Friday, February 10, 2012


Obecní dům
February 8
Prague Conservatory
February 7

Playing faster than the eye can follow.

Itʼs been a brutal week in Prague, with arctic weather conditions keeping the streets nearly deserted. But the concert halls have been sizzling with very hot performances by visiting soloists.

The Russian/Israeli pianist Boris Giltburg opened a four-day visit with a commanding rendition of Shostakovichʼs Concerto for piano and orchestra No. 2 with the Prague Symphony Orchestra. Playing so fast that his hands were sometimes a blur, Giltburg matched the martial pace and volume of the orchestra while bringing his own distinctive, elegant style to the piece.

The standard take on this concerto is that itʼs not virtuoso material. Shostakovich wrote it for his son Maximʼs 19th birthday in 1957, reportedly including several sets of finger exercises (in the form of complex scales and arpeggios) that he could never get Maxim to practice. But despite its uncharacteristically upbeat, light-hearted tone, the concerto is an incredibly demanding work, not least because the pianist has to shift from fiery attacks in the first and third movements to a tender lyricism in the second.

Giltburg pulled it off with aplomb, hammering out the clarion theme in the first movement, rippling like liquid over the shadings and textures of the second movement, and running with dazzling fluency from the low-end mutterings to the high-end fireworks of the finale. He stayed precise and focused throughout, never letting the uptempo, high-volume demands take the crisp, clear edge off his style. By the end, the brisk back-and-forth of Giltburg trading themes and melodies with the orchestra was exhilarating fun – not a sentiment one normally associates with Shostakovich.

Conductor Vladimír Válek maintained a perfect balance between the soloist and the orchestra, a quality that characterized the entire evening. His treatment of the opening piece, Haydnʼs Symphony No. 104, was a study in clarity and tempo, with a wonderfully silken feel from the strings. And he rendered the closing work, Janáčekʼs boisterous Taras Bulba, in vivid, almost florid colors, brewing seething undercurrents of battle beneath layers of romance, drama and tragedy.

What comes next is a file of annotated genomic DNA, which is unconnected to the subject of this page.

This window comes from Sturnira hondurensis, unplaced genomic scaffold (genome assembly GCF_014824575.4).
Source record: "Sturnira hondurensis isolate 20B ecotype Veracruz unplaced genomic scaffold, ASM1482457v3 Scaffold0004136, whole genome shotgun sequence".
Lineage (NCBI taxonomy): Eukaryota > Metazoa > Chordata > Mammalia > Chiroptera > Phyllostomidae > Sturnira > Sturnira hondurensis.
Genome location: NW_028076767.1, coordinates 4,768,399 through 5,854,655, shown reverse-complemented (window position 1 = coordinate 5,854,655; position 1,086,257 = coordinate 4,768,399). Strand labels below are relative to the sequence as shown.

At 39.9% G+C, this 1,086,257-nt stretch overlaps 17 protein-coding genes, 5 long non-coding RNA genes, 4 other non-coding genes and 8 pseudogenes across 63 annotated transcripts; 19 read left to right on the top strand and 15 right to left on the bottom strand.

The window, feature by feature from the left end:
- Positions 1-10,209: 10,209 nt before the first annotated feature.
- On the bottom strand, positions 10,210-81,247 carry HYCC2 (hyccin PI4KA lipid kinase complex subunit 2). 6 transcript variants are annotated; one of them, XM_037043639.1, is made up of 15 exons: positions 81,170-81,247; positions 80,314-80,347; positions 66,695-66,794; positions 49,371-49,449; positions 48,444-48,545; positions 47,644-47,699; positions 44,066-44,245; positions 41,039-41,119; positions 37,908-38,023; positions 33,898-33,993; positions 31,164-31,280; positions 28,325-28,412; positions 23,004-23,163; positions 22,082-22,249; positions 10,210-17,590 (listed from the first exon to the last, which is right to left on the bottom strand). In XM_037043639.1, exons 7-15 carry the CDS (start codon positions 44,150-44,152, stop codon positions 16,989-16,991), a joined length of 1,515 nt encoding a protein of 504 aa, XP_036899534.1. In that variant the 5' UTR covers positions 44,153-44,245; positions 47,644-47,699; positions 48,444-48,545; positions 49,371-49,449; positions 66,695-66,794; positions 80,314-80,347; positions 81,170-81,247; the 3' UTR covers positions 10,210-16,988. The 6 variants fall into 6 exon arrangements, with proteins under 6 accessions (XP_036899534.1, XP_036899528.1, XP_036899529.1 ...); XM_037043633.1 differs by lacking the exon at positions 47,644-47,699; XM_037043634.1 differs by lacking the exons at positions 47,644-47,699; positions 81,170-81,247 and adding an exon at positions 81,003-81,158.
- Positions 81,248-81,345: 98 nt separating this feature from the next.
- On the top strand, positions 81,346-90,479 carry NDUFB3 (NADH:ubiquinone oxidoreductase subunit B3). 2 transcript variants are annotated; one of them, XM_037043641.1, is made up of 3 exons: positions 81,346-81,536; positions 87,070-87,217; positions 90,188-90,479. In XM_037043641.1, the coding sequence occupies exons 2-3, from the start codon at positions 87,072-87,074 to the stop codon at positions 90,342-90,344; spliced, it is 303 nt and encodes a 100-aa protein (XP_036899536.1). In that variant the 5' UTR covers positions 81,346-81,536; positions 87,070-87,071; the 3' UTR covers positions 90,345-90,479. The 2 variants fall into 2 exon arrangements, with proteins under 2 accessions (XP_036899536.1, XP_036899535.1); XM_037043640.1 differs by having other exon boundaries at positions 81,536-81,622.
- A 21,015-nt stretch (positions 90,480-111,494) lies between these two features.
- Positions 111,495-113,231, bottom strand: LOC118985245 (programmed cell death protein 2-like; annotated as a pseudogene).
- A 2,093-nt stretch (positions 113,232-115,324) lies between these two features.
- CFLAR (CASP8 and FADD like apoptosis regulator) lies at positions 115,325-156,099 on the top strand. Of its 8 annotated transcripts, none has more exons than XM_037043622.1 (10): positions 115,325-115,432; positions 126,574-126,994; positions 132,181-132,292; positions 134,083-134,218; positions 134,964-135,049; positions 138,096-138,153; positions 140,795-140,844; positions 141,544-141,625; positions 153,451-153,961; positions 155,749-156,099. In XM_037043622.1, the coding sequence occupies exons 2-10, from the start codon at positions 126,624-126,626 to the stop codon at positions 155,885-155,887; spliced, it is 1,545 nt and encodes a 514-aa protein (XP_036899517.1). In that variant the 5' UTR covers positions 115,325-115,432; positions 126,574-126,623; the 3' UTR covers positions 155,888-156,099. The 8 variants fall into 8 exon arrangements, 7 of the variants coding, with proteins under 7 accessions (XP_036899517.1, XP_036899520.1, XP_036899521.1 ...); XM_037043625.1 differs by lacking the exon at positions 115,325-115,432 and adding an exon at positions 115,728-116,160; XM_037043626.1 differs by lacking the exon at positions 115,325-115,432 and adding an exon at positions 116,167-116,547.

But Giltburg was the star of the show, called back by both the audience and orchestra for two encores. He will have an even better opportunity to showcase his considerable talent in a recital at the Rudolfinum on Saturday night. If you are in Prague, donʼt miss it.

Hardy, outdoors and in.
British vocalist Rosemary Hardy spans an even broader range. At her performance with Prague Modern earlier in the week, she opened and closed with medieval sacred music, sounding like an angel on Hildegard von Bingenʼs Ave, generosa and even better from the back of the hall singing Beata viscera by the seminal 13th-century composer Perotinus.

The latter, with its extended notes and repeated melody, has some resonance with 20th-century music, which comprised the bulk of the program. Still, itʼs hard to recall another singer who could move so seamlessly from a medieval hymn to a piece like Luciano Berioʼs Sequenza III, an a capella stream of shrieks, squeals, snatches of song, paroxysms of laughter, yips, titters and childlike gestures. Composed in 1966, the Sequenza has been interpreted as the ravings of a madwoman. But Hardyʼs performance was exquisite, carefully measured and finely detailed.

Hardy chose the program for the evening, which included two additional vocal showpieces. The high, icy strains of Kurtágʼs Scenes from a Novel were a perfect match for the weather and a great demonstration of Hardyʼs versatility, with her alternately sharp and soothing vocals supported by tight ensemble work from violinist David Danel, bassist Ondřej Melecký and cimbalom player Daniel Skála. And the singer brought a lusty operatic touch to Ravelʼs erotically tinged Chansons madécasses, particularly in the opening duet with the cello.

Itʼs a shame so few people turned out to hear Hardy, who has collaborated with Kurtág, Ligeti, Párt and other modern composers, as well as major conductors like Pierre Boulez and Sir John Eliot Gardiner. While she may not be a household name, she is a smart, superb singer. And the perfect antidote for a case of cabin fever on a frigid winter night.

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To hear a performance of Berioʼs Sequenza III:

Photos: Giltburg/Eric Richmond; Hardy (bottom)/Sebastian Hoppe

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